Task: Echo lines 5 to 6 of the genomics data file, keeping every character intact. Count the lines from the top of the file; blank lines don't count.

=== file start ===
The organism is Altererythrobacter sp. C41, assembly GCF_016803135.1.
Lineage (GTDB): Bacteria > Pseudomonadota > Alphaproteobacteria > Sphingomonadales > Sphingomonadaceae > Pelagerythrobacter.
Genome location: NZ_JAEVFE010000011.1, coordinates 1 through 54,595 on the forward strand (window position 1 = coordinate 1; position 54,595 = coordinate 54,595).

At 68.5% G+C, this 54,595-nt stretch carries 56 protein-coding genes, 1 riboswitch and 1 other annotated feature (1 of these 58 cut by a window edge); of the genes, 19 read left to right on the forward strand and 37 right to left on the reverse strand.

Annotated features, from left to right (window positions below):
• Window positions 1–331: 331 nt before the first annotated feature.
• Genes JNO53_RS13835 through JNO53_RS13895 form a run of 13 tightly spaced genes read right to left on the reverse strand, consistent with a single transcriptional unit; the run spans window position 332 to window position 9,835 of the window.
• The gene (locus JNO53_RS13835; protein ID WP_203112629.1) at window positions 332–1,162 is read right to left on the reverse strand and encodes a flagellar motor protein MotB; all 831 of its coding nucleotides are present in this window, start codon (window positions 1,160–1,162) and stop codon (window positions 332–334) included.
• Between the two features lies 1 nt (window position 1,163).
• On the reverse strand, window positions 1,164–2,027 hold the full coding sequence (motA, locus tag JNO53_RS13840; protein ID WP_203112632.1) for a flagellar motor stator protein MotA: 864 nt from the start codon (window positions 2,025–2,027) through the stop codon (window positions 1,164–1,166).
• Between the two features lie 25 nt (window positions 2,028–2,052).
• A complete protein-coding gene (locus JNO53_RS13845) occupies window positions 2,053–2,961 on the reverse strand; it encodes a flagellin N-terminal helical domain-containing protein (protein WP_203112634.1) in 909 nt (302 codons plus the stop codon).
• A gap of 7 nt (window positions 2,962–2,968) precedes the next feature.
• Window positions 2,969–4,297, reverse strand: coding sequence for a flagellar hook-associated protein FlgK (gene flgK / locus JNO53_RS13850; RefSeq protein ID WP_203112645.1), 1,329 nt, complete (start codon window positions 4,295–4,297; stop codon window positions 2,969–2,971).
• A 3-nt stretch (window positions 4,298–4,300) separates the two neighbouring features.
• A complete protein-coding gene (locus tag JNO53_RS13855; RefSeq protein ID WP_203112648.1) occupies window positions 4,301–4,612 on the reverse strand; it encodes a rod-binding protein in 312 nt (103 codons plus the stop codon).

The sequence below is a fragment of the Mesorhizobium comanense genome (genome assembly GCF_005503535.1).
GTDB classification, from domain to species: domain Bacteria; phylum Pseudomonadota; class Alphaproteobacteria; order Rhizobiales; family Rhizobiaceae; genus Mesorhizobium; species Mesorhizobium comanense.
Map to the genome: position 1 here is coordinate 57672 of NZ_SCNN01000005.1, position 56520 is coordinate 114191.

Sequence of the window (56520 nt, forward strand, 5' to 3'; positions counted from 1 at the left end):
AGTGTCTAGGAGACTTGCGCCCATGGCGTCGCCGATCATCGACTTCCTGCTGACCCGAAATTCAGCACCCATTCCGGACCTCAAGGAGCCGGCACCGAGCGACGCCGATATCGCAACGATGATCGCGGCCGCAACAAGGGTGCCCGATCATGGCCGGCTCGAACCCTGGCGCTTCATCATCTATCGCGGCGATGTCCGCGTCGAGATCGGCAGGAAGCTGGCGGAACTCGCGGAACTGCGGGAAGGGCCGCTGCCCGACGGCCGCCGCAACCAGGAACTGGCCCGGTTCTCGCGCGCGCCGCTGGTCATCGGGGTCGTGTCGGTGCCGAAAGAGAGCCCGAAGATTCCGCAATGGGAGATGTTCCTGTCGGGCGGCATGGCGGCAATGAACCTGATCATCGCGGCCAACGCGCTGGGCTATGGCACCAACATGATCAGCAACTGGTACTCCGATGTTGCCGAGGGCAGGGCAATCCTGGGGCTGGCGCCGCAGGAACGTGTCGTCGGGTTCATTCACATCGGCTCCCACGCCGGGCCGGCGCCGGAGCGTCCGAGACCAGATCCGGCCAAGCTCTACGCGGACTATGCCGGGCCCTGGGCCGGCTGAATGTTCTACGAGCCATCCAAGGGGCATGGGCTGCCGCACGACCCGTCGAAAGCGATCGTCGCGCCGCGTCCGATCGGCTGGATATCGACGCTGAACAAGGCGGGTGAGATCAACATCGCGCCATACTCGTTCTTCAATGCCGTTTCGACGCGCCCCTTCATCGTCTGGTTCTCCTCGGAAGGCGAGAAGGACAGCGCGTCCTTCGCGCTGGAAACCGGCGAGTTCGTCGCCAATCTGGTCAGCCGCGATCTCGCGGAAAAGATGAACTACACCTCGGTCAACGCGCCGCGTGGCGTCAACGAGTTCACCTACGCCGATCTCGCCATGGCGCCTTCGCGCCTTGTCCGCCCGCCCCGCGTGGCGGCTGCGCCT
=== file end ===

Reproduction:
Annotated features, from left to right (window positions below):
• Window positions 1–331: 331 nt before the first annotated feature.